Ashley (Emilie Ullerup) and Henry are cornered by the Cabal in "Revelations." Photo by Jeff Weddell and copyright of Sanctuary 2 Productions

Thanks to Henry’s Abnormal abilities, he and Ashley are able to escape from the Cabal, but not before the organization turns Ashley against her teammates. At the start of  Sanctuary‘s second season, she and five others are transformed into super-Abnormals whose sole purpose is to bring down the entire Sanctuary network. Despite the dire circumstances facing their characters, Robbins and the rest of the show’s cast as well as crew could not wait to return to work.

“When we came back for the second season, it felt like coming home,” enthuses the actor. “There was this level of confidence and one of, ‘OK, people dug what we did last year, so let’s keep going.’ So I think we all felt like we were maybe able to take a few more risks. Last year was one of discovery for all of us, and the episodes were written that way. In season one, Will Zimmerman was not only the new guy, but also the viewers’ reference. He was seeing everyone and everything for the first time, and in doing so, we were introduced to other characters and discovered things about them for the first time through Will’s eyes.

“Well, this year, we hit the ground running. I mean, Will is here and he’s one of us. Now we’re a real team and we’re moving forward with a fury and on-fire. In the season opener [End of Nights], the action, the tension, the storytelling, everything was ramped up. Season one was cool, but season two is exceptionally cool.

Henry and Will Zimmerman (Robin Dunne) working side-by-side. Photo by Jeff Weddell and copyright of Sanctuary 2 Productions

“As for Henry, I feel like I have an even better understanding of him this year,” continues Robbins. “I love playing this character and I feel now like I can trust in my acting as well as my instincts and not have to worry about whether or not this or that comes across or if my subtext shows. I actually like watching Henry on the screen, and that’s a big deal for me because I don’t like watching myself all that much.

“We just finished shooting a wonderful Henry episode called Fragments, which was directed by Steve Adelson and guest-starring Anne Marie DeLuise. To tell you the truth, all the episodes have been really good so far. There have been some nice Henry/Bigfoot and Henry/Magnus moments this year. We’ve played it that Bigfoot has always known Henry’s secret, so they’ve had a very close connection. And now that my character has embraced his Abnormal side and is trying to deal with it, there’s this amazing bond that has developed between them. Henry has an amazing bond with Magnus as well, and now he and Will get to be buddies, too.”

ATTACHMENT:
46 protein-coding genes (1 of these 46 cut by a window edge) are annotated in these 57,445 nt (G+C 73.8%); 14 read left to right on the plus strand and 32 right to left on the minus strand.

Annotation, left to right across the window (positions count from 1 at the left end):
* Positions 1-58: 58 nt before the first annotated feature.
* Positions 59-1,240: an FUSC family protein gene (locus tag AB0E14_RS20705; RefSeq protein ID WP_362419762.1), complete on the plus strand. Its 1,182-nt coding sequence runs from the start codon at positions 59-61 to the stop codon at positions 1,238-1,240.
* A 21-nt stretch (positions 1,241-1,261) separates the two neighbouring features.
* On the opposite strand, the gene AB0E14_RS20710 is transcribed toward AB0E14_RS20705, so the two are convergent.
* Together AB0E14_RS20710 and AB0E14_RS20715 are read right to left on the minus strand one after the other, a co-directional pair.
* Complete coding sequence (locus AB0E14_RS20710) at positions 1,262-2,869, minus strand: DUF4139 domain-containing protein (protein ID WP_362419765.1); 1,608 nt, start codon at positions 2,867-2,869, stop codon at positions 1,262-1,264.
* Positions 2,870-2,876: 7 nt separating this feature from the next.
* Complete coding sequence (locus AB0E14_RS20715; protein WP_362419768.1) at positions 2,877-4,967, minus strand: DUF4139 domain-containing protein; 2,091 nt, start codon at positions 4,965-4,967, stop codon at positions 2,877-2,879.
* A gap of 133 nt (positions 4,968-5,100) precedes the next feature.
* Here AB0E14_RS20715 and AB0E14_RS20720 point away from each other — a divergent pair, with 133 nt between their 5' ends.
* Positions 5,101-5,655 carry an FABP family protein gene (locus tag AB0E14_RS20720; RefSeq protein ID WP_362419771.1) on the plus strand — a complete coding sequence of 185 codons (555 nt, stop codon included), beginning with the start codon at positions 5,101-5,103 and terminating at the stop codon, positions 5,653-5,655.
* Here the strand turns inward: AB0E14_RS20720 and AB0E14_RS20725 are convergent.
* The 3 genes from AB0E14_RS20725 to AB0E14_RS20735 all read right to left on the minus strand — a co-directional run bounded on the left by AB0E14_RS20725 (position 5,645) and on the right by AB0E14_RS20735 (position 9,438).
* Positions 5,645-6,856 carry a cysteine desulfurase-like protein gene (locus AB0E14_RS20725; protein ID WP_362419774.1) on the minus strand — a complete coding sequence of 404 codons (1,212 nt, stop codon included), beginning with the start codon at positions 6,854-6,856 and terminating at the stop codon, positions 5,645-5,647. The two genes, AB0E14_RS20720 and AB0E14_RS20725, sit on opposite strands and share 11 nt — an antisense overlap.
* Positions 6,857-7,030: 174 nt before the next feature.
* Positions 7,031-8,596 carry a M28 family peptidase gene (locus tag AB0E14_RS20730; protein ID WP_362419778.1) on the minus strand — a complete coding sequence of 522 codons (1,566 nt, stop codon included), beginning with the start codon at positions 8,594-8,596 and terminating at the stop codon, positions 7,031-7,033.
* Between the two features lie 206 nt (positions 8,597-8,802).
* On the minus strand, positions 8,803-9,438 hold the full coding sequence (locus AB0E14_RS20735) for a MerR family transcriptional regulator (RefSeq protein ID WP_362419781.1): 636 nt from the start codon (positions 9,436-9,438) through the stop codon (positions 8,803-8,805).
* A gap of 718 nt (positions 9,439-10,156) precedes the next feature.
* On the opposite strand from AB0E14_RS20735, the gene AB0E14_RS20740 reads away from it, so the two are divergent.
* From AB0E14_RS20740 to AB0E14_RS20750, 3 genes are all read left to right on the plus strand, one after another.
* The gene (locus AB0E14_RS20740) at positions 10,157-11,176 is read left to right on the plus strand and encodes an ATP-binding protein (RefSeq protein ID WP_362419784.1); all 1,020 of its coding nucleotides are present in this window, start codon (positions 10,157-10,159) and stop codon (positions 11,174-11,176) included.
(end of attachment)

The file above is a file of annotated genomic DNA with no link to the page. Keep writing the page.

In the aforementioned season two story Veritas, Henry helps Will and new team member Kate Freelander (Agam Darshi) find evidence that will prove Helen Magnus is innocent of murdering Bigfoot. The episode is Robbins’ first time being directed by Sanctuary‘s leading lady, Amanda Tapping.

Ryan Robbins and Anne Marie DeLuise in "Fragments." Photo by Jeff Weddell and copyright of Sanctuary 2 Productions

“She’s a tyrant. There’s the cracking of the whip and all the screaming and yelling, not to mention the potty mouth. Other than that, it’s been fun,” jokes the actor. “Seriously, Amanda is awesome. I’d work with her again as a director in a heartbeat and without question. Amanda is an exceptional and wonderful individual in everything she does, acting, producing, directing, it doesn’t matter. She’s one of a kind, and it’s completely inspiring to be around her. And the crew really loves Amanda, too, especially today. It was only a 10-hour workday instead of a 12-hour one. Look how happy these guys are to be getting out of work now in this fantastic weather.”

Robbins was 12 years old when his desire to become an actor surfaced, but like most people that age, he did not know how to go about it. “I went to a very progressive arts-oriented high school with an intense theater program, and there was a teacher there named Drew Kemp who was sort of the catalyst that inspired me to pursue acting,” he says.